I like meat, more importantly, I LOVE slow cooked meat. I love the tender juicy-ness and depth of flavor; they can’t be matched. I decided to cook a pork roast in my crock pot this week because I also LOVE pork and it happens to be one of the least expensive roasts out there. After browsing tons of recipes for roasts and rubs, I decided to use a generic blend of spices so that I could season the pork after cooking to fit it’s desired use. I can mix it up with some BBQ sauce for a big juicy sandwich, some taco seasoning for nachos or burritos or just some lime, cilantro and cumin for fresh quesadillas. I now have over two pounds of cooked-to-perfection pork that can be used 100 different ways. And the best part? I barely had to do anything… all the work was done while I was away at my J.O.B.
|3.5 lbs.||boneless pork roast (shoulder roast, boston butt or picnic roast)||$6.43|
|1 medium||yellow onion||$0.71|
|1 medium||bell pepper||$0.50|
|5 cloves||fresh garlic||$0.30|
|1/2 tsp||garlic powder||$0.05|
|1/2 tsp||chili powder||$0.05|
|2 whole||bay leaves||$0.105|
STEP 1: My roast had a net around it so first I removed the net. Next, using a sharp paring knife, I cut deep slits into the meat and pushed peeled garlic cloves down inside.
STEP 2: Next, I mixed the paprika, garlic powder, chili powder, salt and some fresh cracked black pepper in a bowl for my spice rub. You can really use any mix of spices, this is just what I found in my cabinet. Rub the spices all over the outside of the roast, top and bottom.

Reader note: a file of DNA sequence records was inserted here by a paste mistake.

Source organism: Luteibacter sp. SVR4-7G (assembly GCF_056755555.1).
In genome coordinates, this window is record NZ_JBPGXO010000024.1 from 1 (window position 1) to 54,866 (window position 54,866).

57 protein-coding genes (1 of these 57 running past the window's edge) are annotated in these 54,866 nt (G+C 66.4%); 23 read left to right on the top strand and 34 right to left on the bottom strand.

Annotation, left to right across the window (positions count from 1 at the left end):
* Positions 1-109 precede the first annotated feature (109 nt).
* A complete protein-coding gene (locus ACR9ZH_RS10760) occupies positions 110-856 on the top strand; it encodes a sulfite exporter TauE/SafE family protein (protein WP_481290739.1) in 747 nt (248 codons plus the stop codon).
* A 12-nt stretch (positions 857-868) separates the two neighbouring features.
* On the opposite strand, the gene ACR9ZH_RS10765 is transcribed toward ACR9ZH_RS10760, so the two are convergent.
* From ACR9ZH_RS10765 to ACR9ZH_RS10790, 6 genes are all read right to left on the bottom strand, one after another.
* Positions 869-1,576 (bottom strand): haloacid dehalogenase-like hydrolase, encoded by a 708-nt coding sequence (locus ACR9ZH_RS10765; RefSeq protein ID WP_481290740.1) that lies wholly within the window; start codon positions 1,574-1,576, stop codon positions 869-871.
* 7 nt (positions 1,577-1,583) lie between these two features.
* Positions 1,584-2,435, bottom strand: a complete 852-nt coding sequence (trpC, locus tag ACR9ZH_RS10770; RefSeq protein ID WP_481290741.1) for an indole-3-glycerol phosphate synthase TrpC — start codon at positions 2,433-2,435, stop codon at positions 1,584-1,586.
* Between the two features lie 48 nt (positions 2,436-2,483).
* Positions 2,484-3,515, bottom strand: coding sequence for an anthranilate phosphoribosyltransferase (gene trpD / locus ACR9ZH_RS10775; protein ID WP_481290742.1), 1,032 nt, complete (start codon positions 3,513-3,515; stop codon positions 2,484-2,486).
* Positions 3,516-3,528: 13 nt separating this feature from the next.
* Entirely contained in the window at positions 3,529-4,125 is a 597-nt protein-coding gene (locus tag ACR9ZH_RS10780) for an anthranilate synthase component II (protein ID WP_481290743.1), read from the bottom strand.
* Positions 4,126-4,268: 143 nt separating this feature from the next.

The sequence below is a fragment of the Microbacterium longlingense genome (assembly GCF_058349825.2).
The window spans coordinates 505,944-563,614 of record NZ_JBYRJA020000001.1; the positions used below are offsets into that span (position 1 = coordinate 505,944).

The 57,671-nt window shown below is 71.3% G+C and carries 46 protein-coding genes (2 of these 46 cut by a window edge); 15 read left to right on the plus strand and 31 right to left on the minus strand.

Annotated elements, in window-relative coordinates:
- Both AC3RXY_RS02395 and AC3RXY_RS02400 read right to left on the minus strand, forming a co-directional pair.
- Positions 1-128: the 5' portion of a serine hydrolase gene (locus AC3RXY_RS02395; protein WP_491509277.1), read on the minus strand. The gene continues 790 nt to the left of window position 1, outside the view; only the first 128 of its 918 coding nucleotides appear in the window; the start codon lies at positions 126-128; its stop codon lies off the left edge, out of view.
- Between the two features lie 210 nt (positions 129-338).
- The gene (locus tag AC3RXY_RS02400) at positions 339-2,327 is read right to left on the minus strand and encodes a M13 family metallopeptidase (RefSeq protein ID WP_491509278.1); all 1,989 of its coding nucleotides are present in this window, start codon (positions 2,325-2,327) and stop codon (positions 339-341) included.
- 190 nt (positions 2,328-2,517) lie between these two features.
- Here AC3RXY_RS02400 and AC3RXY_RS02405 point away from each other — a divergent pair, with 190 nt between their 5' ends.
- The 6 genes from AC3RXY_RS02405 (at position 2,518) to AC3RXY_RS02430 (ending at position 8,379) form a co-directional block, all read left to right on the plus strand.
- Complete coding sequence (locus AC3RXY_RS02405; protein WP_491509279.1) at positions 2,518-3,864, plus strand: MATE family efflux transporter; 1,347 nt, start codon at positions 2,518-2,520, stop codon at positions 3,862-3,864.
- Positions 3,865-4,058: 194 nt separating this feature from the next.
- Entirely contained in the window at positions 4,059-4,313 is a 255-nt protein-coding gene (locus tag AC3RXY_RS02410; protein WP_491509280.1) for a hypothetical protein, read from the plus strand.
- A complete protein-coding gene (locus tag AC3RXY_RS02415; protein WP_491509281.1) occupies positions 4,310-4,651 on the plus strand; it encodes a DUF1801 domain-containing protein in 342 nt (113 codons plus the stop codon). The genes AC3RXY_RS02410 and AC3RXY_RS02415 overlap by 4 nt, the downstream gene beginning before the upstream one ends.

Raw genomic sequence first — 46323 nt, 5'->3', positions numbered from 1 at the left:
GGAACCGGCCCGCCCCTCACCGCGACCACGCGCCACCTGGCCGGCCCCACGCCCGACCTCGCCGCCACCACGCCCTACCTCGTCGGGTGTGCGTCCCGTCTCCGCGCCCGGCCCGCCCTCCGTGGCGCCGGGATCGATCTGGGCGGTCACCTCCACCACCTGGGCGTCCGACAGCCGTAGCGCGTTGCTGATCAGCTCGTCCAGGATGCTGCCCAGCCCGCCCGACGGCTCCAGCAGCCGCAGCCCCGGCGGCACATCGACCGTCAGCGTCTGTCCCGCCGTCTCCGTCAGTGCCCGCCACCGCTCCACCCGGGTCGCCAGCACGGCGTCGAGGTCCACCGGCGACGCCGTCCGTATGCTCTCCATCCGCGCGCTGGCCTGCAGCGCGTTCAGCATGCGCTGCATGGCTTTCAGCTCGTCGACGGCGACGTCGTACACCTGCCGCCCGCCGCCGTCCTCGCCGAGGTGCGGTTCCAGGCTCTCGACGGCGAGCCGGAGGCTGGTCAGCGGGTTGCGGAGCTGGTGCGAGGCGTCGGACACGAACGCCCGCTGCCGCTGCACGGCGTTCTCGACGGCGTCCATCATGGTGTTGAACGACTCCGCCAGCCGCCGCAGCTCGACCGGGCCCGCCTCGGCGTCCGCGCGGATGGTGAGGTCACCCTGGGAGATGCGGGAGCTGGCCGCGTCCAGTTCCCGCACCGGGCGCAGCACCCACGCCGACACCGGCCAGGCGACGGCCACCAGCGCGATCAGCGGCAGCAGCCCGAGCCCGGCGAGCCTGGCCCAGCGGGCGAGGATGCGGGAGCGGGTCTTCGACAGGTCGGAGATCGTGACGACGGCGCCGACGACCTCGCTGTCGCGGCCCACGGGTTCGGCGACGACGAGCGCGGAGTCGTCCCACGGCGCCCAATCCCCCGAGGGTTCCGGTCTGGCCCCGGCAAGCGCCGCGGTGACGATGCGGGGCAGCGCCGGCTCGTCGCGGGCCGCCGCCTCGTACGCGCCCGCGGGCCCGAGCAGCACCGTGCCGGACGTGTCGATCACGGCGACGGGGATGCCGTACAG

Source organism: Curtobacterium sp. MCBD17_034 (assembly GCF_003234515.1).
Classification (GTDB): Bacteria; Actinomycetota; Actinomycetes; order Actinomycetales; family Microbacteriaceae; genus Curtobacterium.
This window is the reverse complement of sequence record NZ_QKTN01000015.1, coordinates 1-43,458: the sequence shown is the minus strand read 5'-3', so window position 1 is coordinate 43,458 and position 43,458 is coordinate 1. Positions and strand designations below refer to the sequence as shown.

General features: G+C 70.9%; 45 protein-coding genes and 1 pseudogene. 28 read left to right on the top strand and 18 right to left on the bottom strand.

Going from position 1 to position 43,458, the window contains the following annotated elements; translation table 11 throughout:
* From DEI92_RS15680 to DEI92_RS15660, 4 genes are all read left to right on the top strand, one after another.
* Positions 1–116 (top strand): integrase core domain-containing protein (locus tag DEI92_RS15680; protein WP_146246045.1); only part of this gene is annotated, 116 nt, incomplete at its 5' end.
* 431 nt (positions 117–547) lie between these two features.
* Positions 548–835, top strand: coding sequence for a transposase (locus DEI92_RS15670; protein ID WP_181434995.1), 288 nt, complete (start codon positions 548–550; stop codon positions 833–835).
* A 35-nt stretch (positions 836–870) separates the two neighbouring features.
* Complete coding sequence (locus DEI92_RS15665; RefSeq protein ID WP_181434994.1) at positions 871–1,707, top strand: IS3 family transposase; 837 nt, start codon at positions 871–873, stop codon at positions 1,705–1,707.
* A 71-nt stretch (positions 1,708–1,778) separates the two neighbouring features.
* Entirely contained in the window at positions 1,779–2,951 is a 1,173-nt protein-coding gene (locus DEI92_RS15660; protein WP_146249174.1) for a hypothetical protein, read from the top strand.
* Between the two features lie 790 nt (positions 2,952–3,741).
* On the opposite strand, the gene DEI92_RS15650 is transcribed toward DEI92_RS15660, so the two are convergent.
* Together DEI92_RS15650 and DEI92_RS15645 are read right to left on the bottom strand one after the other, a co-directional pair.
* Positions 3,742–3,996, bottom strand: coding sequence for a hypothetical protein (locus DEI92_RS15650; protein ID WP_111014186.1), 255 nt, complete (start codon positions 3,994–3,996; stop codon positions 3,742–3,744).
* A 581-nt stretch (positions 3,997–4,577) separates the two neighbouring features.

STEP 3: Place the seasoned roast in a ziplock bag or in a dish that you can cover well. Finely dice the onion and the bell pepper and add them to the bag or dish. Let the roast sit in the refrigerator over night to absorb the spices. Prepping the meat only took about ten minutes total.
STEP 4: In the morning, before I left for work, all I had to do was dump the contents of the bag into the crock pot, add 3 cups of water and the bay leaves, secure the lid and turn the heat on to low.
STEP 5: When I came home from work (8 hrs later), I was greeted with this beatiful, fragrant, tender roast with lots of delicious juices that were just begging to be made into gravy!
STEP 6: Just use tongs, a fork or any other utensil to shred or mash the pork into strings. I fished most of the meat out using tongs then poured the rest of the contents of the slow cooker into a colander that had a large bowl underneath. I kept the little bits of meat and chopped vegetables to add to whatever I use the meat for. The juice was kept for gravy making.
NOTE: This is seriously one of the easiest and cheapest things to make, ever. My roast (which was a small one) was only $1.88 per pound. The larger roasts (6-8 lbs) were only $1.18 per pound. Crock pots range from $10 on up. If I remember correctly, mine cost about $20. If you do not have a slow cooker, you can do this in the oven on a low temperature (about 250 degrees) using a dish that has a lid. If you use the oven, be sure to do it on a day when you will be home all day long… It doesn’t seem as safe to leave the oven on while no one is home as it does the slow cooker.
If you don’t think you can use up all of your meat within a week, you can freeze some of the meat after cooking (drained of juices, in a heavy freezer quality bag) or, as I plan to do, assemble some burritos and freeze those individually. Then, when you’re broke and too tired to go to the store or cook, you can just reach in the freezer and defrost/cook a delicious homemade burrito!
Stay tuned for all of the recipes I have in store for the slow cooked pork… they’re all swirling around in my head just waiting to come to life!
If you have a favorite spice blend for roasts, feel free to share them with the rest of us!